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PostPosted: Mon Dec 03, 2018 12:24 am 
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Separate game loops/NMIs is a reasonable way to keep code separate and uncoupled. The pattern is especially nice when coding in assembly, where switch statements do not exist and the stack can be manipulated directly. Putting everything in a single loop often gets messy.

Anyway, you speak with very strong words DRW and it riles people up. I think you should read the story of Chesterton's Fence.


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PostPosted: Mon Dec 03, 2018 1:09 am 
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rainwarrior wrote:
Is it really that difficult for you to understand that there is a use for this besides just detecting slowdown?

No, this isn't difficult for me to understand. What is difficult to accept though is the idea that it's not actually a lag counter, but primarily an input-is-possible indicator and that the term "lag counter" is a terminology that isn't quite precise.

You were pretty much accusing the developers of fceux that they misname their features. And everybody else in this forum so far confirms that the feature was intended to check for lags to reduce the time the run takes.

rainwarrior wrote:
I was offering some examples because you seem to be having trouble understanding the idea that it might be reasonable to not take input on every single frame of the game. [...] I wasn't telling you what to do.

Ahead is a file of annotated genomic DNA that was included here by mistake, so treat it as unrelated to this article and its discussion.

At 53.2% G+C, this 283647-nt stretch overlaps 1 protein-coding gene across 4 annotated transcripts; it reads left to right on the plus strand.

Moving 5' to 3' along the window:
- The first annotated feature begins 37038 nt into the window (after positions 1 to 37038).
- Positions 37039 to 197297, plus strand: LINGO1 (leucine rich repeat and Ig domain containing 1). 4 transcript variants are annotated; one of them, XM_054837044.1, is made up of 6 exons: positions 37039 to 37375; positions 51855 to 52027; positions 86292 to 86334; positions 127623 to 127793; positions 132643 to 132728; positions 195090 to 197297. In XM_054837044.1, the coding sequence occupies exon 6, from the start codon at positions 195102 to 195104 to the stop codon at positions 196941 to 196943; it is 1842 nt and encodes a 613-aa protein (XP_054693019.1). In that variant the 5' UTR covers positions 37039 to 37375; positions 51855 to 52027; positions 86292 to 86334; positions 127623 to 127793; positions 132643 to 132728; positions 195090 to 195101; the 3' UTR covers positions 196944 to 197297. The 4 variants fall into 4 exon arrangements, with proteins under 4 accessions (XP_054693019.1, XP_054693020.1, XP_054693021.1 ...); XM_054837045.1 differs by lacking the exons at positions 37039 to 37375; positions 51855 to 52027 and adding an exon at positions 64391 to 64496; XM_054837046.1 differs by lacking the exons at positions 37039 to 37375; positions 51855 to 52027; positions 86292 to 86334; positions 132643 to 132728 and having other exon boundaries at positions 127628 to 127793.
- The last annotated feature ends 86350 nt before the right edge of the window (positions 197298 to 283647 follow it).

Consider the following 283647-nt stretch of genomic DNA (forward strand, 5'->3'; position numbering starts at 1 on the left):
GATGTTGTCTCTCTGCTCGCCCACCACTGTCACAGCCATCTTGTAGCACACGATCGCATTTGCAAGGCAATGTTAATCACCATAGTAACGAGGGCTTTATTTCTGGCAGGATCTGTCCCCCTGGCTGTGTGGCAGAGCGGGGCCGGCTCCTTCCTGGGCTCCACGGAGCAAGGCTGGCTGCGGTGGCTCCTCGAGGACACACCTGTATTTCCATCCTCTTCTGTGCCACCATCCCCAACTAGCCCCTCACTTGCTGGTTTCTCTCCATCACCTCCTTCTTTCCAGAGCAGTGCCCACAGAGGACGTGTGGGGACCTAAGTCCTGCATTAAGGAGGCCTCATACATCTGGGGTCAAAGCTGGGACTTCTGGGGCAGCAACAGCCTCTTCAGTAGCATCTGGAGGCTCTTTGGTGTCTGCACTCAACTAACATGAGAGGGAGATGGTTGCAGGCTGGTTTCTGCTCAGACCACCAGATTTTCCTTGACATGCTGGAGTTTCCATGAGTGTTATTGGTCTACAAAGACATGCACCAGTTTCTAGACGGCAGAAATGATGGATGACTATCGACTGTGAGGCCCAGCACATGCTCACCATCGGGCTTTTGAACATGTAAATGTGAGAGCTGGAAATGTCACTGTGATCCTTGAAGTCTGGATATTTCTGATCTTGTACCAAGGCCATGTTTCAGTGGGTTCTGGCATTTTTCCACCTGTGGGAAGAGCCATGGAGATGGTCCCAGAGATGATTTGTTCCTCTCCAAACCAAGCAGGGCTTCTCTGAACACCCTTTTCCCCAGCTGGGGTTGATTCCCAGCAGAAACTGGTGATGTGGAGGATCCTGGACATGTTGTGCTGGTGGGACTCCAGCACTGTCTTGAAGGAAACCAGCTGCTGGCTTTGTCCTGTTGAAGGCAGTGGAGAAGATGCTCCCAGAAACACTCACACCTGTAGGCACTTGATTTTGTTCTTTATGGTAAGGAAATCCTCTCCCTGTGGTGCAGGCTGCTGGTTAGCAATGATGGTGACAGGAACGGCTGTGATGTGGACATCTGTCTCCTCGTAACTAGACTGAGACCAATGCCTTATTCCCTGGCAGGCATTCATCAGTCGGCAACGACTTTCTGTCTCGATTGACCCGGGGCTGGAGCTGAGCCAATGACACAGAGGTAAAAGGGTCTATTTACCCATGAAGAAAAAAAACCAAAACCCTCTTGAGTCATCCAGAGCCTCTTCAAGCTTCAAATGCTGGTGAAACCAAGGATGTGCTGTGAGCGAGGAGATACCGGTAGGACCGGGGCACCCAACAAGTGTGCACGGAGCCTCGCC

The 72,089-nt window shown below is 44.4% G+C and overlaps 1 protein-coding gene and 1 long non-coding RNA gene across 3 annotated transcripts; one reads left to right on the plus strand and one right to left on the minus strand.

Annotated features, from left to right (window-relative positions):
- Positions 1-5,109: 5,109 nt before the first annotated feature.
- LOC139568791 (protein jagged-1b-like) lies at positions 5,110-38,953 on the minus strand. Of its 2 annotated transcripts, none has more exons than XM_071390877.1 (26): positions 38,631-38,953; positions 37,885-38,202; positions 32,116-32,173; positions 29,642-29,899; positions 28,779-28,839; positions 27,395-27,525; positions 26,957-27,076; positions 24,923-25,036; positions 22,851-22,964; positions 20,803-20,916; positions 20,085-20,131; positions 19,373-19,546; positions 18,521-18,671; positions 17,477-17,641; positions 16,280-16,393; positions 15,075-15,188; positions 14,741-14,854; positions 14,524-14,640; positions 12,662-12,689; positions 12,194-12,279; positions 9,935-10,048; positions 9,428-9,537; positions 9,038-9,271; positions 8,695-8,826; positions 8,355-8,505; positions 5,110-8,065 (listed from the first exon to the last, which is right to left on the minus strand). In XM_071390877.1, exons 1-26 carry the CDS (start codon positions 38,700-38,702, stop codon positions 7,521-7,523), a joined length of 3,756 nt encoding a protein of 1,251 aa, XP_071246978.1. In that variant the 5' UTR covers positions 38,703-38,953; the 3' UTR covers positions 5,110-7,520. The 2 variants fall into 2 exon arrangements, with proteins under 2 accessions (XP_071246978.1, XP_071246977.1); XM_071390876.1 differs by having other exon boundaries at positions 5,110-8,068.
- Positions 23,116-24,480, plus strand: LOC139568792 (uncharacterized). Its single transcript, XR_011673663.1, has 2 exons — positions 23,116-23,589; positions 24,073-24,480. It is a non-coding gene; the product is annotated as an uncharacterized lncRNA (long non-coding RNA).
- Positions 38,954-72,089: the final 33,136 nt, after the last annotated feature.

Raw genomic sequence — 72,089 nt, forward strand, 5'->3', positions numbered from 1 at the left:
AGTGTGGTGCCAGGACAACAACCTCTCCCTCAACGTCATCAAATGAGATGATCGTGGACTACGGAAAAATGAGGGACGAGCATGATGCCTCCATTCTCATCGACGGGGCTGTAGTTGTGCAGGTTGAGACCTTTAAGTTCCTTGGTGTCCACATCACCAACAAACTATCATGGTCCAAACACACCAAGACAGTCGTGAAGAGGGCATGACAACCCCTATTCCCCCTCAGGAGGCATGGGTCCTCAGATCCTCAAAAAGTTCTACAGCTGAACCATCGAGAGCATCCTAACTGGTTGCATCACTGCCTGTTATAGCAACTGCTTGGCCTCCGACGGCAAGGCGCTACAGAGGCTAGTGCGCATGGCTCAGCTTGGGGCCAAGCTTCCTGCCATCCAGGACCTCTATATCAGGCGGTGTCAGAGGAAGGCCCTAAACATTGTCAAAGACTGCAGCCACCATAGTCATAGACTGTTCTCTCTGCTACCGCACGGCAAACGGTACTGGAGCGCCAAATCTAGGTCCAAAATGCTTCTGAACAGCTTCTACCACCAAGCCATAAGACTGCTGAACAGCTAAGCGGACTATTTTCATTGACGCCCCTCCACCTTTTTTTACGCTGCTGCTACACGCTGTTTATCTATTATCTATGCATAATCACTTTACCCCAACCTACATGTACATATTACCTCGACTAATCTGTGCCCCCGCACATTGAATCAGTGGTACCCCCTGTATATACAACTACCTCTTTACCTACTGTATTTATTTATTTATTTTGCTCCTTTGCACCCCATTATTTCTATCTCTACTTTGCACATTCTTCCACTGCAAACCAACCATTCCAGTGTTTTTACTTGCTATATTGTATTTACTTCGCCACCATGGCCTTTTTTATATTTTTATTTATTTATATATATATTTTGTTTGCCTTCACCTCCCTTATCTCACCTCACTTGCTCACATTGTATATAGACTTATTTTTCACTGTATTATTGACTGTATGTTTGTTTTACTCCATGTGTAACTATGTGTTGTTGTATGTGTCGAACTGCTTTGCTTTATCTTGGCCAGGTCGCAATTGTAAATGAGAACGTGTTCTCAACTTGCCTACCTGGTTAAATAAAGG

In fact you did. You didn't merely talk about any random game, you directly criticized my attempt (which you didn't even understand since you assumed I have some kind of extra redundant code):
rainwarrior wrote:
DRW wrote:
I personally always read the controller. This is basically one of the "system" functions and literally the first thing the game logic does in every frame.

If you have more than one loop for different modes, there is really no point to reading the input and ignoring it. Extra code for nothing.

At least admit that my whole argumentation was based on the fact that you were berating me. You weren't talking about what "Ghosts 'n' Goblins" or "Ikari Warriors" do, you were directly criticizing my attempt by telling me that my way of doing is pointless.

rainwarrior wrote:
but you don't seem to be interested in civil discussion

Said the guy who uses the word "bullshit", accuses emulator developers of misnaming their features and who quotes someone with "blablabla".


But yeah, I'm the one who riles up the discussion again because I explained what exactly I'm doing in my code and because I invented a totally fictitious example (that I don't even know you're using) where I said: If you did this specific way, then you should maybe rethink your contruct because it would be imperfect code style.

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PostPosted: Mon Dec 03, 2018 1:51 am 
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Banshaku wrote:
the generic code can be reused in more custom ones. In one stage, there is 1 place that uses 1 palette to be animated and only one part requires 2 of them. It would have been unnecessary to have the animation code in all nmi for the complete game.

Indeed. That's why I would suggest a generic PPU update array that is simply used for everything:

You have an array with the following values:
- data length
- PPUADDR high byte
- PPUADDR low byte
- tiles

The NMI puts the first byte into a counter (for example the X register).
If the counter is 0, the function ends.
Otherwise:
It writes the next two bytes to PPUADDR.
Then, with a loop that decrements the counter, it goes thorugh the next bytes and writes them into the PPU.
If the loop is finished, you go back to the start of the function and do it again, until the first value is 0.